Bat Virus Found to Cause Respiratory Infection
The Statesman - thestatesman.net
03 Jul 2007
S Verma

Scientists have isolated a new virus from patients suffering from acute respiratory infection in Malaysia and claimed the virus may have been transmitted from bats, warning that close association between humans and animals is causing diseases to cross boundaries. Virologists here said there are several examples of viruses crossing species and causing deadly infections in humans. It may be that a new infecting agent for humans has emerged and one needs to be cautious, they said. “Bats harbour a lot of viruses.

For example, Nipah virus isolated in Malyasia has its origin in bats. It caused a deadly disease outbreak in Siliguri in 2001,” Dr Pradeep Seth, a former virologist from AIIMS, told The Statesman. Most animals harbour several types of viruses, but these viruses cause disease when they cross species (infect other types of animals or humans). HIV, bird flu and Ebola are other such viruses, Dr Seth said and added this crossing of species is bound to happen with overcrowding and animals living closer to humans.

TB or Not TB: The Threat of Bovine Tuberculosis
04 Jul 2007
N Bolognesi
Area: Africa

Bovine tuberculosis is no less dangerous to humans than common TB, but relatively little is known about it, reports Natasha Bolognesi. Bovine tuberculosis — a form of tuberculosis (TB) commonly found in cattle — is widespread throughout Africa and, despite its name, infects a variety of hosts, including wildlife, domestic livestock and humans. European settlers are thought to have brought bovine TB into Africa in the early 1800s. Although scientists have long acknowledged its existence, the rates of infection in cattle and people are poorly understood, let alone controlled. "Bovine TB is definitely a developing country problem," says Claire Geoghegen, from the Mammal Research Institute at the Department of Zoology and Entomology in the University of Pretoria, "but so little work has been done on this disease".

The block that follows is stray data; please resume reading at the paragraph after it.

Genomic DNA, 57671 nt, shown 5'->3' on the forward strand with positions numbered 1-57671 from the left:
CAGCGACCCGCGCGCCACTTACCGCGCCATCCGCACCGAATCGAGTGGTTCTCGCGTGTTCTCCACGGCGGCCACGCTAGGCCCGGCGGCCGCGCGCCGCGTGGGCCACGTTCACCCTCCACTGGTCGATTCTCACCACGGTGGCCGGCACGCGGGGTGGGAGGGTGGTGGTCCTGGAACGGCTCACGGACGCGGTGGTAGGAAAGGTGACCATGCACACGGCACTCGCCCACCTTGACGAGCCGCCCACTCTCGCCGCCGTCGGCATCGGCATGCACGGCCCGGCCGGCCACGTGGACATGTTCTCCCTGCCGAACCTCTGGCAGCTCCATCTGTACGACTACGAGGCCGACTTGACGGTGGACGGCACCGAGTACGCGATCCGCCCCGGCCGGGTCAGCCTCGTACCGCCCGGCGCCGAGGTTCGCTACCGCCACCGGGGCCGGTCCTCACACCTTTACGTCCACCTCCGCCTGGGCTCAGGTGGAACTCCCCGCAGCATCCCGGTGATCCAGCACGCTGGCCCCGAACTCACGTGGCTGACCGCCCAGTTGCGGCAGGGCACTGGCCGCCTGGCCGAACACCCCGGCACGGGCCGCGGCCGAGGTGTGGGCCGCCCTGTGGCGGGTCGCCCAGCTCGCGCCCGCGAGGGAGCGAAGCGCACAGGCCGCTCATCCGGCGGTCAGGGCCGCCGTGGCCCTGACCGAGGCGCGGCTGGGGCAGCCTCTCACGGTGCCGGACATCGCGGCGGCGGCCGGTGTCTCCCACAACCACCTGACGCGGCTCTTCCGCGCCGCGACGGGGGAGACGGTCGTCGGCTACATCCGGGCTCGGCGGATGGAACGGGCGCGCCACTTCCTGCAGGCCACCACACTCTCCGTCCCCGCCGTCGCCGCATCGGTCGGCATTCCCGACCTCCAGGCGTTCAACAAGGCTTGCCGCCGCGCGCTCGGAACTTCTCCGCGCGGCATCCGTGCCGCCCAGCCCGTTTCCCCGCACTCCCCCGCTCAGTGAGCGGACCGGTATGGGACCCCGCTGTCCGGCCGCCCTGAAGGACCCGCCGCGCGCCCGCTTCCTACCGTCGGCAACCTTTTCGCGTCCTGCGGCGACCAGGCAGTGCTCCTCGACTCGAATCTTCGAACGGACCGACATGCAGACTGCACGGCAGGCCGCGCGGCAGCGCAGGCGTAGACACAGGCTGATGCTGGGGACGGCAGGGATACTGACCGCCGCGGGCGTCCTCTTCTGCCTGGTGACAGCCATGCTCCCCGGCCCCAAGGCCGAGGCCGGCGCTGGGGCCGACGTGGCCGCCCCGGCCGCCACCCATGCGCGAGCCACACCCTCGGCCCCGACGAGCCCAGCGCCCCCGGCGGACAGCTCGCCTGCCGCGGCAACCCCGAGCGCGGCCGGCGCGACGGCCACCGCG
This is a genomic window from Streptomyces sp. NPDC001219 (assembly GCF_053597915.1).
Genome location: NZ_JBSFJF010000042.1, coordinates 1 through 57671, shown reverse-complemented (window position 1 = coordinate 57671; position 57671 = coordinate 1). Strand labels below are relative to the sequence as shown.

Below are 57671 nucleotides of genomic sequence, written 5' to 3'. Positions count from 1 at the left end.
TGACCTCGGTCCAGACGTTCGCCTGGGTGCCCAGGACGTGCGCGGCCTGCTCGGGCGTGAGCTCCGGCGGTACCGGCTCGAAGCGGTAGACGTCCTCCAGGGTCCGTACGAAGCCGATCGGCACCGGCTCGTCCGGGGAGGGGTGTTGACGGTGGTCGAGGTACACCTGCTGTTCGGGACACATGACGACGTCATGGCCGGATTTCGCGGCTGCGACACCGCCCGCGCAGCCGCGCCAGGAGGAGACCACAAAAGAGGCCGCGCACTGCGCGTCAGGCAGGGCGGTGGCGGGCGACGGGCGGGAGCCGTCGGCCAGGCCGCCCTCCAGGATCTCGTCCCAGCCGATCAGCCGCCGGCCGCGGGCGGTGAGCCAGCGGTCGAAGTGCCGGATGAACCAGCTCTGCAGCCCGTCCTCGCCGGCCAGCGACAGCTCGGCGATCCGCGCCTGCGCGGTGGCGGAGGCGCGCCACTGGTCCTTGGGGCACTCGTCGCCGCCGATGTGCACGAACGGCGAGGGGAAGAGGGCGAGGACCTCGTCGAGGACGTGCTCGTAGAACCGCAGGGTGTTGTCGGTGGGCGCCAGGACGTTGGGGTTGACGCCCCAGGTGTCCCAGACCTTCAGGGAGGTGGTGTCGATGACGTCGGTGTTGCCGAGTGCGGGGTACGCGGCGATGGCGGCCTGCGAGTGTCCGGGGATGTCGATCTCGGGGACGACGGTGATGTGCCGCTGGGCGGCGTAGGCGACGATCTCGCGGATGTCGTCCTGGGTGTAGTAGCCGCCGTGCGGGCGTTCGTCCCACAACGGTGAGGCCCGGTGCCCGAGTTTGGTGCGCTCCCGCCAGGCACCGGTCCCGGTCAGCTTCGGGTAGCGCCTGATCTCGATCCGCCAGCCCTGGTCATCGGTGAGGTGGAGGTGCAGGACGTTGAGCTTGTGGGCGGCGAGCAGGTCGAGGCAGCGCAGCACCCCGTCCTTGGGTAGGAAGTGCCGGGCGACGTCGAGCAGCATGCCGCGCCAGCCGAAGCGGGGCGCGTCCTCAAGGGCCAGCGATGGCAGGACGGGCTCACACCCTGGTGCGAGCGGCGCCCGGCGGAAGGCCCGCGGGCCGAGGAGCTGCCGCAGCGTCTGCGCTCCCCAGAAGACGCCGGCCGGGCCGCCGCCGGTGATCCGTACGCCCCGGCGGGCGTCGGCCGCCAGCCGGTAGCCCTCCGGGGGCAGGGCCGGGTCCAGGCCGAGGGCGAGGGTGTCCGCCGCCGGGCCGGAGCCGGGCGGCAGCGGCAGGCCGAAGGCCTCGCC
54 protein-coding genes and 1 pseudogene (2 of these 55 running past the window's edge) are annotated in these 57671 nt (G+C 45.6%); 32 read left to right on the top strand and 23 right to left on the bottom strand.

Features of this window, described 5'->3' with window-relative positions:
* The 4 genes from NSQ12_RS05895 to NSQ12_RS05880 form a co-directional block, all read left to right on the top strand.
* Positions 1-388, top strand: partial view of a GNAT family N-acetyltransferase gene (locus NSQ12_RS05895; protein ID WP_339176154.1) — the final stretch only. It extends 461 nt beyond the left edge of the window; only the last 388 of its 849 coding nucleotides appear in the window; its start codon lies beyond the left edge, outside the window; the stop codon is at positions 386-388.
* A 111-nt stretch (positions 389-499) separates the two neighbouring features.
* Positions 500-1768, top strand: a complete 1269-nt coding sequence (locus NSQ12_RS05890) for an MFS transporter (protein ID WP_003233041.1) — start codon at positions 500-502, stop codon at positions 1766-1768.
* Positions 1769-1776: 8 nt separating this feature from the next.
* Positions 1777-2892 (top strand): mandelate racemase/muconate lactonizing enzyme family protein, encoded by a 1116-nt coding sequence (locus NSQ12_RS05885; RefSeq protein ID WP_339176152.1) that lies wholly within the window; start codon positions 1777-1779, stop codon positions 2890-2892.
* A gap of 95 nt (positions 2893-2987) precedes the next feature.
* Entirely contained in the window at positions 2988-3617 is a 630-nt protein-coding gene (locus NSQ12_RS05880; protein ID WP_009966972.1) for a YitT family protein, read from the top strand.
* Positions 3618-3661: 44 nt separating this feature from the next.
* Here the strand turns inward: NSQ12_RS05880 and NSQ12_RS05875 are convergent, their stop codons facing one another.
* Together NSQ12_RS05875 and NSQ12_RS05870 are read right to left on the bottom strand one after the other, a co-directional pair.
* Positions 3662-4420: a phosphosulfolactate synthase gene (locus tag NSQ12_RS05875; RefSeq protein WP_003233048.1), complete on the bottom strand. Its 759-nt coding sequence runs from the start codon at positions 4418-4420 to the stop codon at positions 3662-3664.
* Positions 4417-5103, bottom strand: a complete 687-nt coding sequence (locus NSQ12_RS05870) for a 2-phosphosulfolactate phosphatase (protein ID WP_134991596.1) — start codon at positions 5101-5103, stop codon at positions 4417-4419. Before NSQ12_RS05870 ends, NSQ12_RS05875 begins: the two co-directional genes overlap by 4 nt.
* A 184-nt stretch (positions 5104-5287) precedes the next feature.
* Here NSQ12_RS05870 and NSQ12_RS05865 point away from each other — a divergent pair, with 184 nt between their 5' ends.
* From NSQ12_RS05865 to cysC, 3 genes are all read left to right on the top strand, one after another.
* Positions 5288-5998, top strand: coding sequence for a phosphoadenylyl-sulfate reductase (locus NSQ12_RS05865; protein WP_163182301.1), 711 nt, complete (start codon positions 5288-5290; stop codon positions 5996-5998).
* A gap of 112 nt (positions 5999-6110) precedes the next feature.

. . . Geoghegan's research initially aims to discover where bovine TB occurs in domestic livestock around South African wildlife parks. Studies undertaken by US researchers at the universities of Berkley and Oregon indicate there is a high prevalence of bovine TB in buffalo, warthog, kudu, lion and cheetah in the Kruger National Park in northern Mpmulanga province and in the Hluhluwe-iMfolozi park in eastern KwaZulu-Natal province. According to Geoghegan, bovine TB was originally passed to cattle from wild animals, particularly buffalo, in the 1960s but was only picked up in the 1990s. "Bovine TB, like animals, crosses boundaries and [into] other species," she says. Her team will determine risk factors for M. bovis transmission, including infection through diet and the air. Different strains of TB collected from wildlife, cattle and people will be analysed to determine the rate of animal to human transmission of bovine TB.

No comments: